Ode to Freshmen: Your Health Career Starts Now
by Niaz Khan
On behalf of The Pitt Pulse, I would personally like to welcome you to the University of Pittsburgh. You have made a wonderful choice for your undergraduate experience, and I am sure you will make the most of it. If you’re reading this, there’s a good chance you are interested in a health-related profession. The fact that UPMC dominates the city skylines is a good indication you are at the right place.
As freshmen, you are early in your academic career, but it’s important at this point to have a general overview of the requirements for graduate school so you can begin to plan as soon as you’re ready. In every issue, this section will be particularly targeted to you. There are two items I think would be most relevant to you currently. One — classes. This is the single most important responsibility in your first year.
Second, make lots of friends. This is your first year, and you will never have it back. But this is a just a friendly reminder that you are here for an education, and your performance in class is the initial test of your ability to handle graduate school. If you get off to a good start early and develop a good study strategy, you will save yourself a lot of stress down the road.
No matter what major you pursue, you’ll have to fulfill certain course requirements by your junior year. For example, medical schools typically require two terms of biology with labs, two of chemistry with labs, two of organic chemistry with labs, two of physics with labs, one term of calculus and variable English requirements.
Science and engineering majors encounter most of these courses as part of their curriculum. On the other hand, humanities majors really have to think hard about integrating these courses into the rest of their schedule because there is minimal overlap with general education requirements.
In either case, lab scheduling can be a hassle since they tend to fill up quickly and take large chunks out of your day. If you notice that a lab is full at any point in the future, immediately contact the corresponding department and ask for a waiting list because I guarantee that one exists. As may already be the case, students usually take biology during their freshman year. Since you can’t take organic chemistry without general chemistry, you should take the latter no later than your sophomore year.
Other classes such as genetics or physiology aren’t required but are highly recommended because they have more clinical relevance and demonstrate your intent to pursue a health profession. Furthermore, certain anthropology and philosophy classes provide more insight into the humane and ethical aspects of medicine that are often overlooked by students.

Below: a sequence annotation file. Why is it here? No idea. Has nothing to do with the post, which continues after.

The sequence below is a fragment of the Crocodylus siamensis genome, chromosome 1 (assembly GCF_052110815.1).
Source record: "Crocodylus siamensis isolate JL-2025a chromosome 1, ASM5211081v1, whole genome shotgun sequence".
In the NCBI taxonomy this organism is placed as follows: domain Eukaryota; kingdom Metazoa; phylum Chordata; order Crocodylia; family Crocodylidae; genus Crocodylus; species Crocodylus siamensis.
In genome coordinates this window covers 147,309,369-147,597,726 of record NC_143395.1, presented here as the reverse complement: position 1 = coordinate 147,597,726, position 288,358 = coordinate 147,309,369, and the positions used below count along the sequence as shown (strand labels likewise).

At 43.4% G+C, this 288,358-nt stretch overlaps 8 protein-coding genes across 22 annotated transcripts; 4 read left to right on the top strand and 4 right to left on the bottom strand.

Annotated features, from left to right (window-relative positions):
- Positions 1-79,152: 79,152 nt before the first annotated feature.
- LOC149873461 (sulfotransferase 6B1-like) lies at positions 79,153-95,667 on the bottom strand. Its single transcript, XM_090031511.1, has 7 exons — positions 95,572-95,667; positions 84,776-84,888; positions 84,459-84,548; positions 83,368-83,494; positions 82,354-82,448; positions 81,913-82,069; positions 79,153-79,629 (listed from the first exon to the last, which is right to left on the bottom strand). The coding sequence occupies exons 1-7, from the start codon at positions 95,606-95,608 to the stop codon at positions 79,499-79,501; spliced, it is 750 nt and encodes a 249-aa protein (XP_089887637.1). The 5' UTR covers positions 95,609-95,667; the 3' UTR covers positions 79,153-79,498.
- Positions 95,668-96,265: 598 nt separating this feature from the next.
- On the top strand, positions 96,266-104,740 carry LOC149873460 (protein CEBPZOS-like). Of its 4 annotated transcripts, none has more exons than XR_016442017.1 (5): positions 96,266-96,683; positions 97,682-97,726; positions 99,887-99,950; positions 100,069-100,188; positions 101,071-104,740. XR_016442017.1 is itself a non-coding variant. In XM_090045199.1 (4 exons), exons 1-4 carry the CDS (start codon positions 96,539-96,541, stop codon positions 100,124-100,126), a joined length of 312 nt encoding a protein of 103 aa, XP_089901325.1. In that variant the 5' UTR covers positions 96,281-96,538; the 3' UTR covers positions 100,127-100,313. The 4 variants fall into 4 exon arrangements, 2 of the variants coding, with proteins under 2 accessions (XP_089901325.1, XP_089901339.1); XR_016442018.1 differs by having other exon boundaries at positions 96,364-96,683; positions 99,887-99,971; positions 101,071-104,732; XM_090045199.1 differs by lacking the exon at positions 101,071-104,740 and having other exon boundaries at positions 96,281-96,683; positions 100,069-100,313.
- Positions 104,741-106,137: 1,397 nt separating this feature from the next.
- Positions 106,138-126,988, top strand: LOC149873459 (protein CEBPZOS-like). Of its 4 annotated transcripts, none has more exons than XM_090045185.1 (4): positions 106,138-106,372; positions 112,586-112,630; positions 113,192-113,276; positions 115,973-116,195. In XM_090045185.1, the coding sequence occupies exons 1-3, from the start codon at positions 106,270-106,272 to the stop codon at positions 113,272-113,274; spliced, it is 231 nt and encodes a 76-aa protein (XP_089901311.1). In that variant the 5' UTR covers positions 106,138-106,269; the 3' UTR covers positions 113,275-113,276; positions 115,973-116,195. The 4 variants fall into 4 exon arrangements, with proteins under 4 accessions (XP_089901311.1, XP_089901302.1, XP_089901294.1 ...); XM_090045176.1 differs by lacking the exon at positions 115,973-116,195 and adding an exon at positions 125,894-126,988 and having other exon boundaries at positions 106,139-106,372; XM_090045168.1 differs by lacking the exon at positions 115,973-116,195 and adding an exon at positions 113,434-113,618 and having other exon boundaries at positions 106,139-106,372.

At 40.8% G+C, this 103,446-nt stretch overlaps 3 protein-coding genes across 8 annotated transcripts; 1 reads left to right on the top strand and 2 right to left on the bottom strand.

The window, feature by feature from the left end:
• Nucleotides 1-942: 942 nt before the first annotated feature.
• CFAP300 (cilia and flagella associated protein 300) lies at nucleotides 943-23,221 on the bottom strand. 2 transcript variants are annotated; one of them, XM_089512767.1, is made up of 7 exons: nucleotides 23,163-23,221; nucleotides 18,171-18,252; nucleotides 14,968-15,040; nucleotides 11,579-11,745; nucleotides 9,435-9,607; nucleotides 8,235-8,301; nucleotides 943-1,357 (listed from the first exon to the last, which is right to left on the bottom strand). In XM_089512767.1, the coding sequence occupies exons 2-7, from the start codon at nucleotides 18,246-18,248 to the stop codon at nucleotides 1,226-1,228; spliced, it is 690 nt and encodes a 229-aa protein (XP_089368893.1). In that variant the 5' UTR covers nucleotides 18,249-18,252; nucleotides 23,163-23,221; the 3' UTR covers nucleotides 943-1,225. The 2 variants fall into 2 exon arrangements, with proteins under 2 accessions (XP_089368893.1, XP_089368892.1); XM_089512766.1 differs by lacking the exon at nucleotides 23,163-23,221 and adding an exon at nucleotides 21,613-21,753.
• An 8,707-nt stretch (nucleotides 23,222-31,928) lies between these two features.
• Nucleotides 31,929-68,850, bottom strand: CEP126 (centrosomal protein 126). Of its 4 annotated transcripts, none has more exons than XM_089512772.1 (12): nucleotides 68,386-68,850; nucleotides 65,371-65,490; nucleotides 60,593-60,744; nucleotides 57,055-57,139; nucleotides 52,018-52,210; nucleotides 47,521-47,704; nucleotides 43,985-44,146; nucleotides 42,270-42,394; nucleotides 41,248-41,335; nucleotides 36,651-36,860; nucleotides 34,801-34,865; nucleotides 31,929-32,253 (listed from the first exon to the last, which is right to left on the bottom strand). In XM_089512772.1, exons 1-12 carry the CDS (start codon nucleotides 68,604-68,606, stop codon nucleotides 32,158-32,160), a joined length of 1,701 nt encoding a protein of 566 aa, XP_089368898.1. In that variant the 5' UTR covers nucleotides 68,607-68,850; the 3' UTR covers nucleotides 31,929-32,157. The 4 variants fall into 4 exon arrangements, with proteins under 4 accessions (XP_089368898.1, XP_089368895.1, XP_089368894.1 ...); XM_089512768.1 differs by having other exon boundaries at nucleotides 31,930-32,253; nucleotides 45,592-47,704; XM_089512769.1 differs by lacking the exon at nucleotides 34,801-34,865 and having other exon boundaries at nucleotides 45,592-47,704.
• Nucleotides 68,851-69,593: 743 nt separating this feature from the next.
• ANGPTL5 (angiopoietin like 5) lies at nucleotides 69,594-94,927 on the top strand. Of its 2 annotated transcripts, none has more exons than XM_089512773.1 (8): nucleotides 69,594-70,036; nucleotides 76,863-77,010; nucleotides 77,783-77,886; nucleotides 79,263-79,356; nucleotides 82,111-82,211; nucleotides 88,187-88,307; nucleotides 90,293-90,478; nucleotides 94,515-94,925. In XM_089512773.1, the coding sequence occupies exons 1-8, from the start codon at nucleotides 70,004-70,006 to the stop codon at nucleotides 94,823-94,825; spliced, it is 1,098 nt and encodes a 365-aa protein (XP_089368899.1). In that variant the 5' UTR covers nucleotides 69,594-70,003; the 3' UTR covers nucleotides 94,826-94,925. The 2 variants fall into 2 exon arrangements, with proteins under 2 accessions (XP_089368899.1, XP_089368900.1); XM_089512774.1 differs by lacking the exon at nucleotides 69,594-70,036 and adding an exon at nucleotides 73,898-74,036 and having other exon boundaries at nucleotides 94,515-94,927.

The History and Philosophy of Science Department offers the highly recommended Conceptual Foundations of Medicine Certificate in an effort to expand the pre-health undergraduate curriculum beyond the natural sciences. Many of the courses that are required for the certificate can also fulfill general education requirements.
Class scheduling can seem daunting, but you’re not alone. Your academic advisor and the pre-health advisor can help you choose the right classes so that you’re in the best position to succeed.
Scheduling also has the indirect impact of affecting your time for extracurricular activities. Keeping up with classes and acclimating to a new environment is enough as it is, but if you do have some extra time, volunteering is a great idea. A lot of the success in health-related profession hinges on interpersonal skills. If you make it as a physician or nurse, it is expected that you have the requisite scientific knowledge. Therefore, the distinguishing factor is you, yourself.
While it’s great that you may spend a few hours of the week helping out in a hospital, if your description of your duties primarily involves answering phones or filing paperwork, then I am sorry to say that it may all be for naught. The ideal volunteer position is one that allows you to interact with a variety of patients as well as with nurses and doctors. People come in diverse forms, and it is necessary to be comfortable interacting with a variety of personalities.
Moreover, it is a good idea to volunteer in a field that you would like to enter, whether you’re still exploring or whether you’re completely set on something as evidence of your commitment.
How long you should volunteer can only be answered by you; how long it takes you to get an appreciation and understanding of the field and setting is the key. It is recommended though that your service be drawn out over a year or more.
Looking beyond the hospital, active involvement in student organizations is a great way to extend your volunteer experience. The Student Volunteer Outreach and Student Life, both located in the William Pitt Union and online, are great contacts to get started. No matter the brand or breadth of your volunteering, always remember and understand the importance behind it.
If there is one piece of advice I would like you to take away, it’s that volunteering often counts for more than just hours on your application. Just like in the college admissions process, more students have the requisite grades and scores than can be accepted, leading to magnification of the personal statement and the interview. Both of these components of your application ultimately drive at the question of why you want to enter the medical field. I am confident that your volunteer experiences will provide great starting points toward answering this crucial question.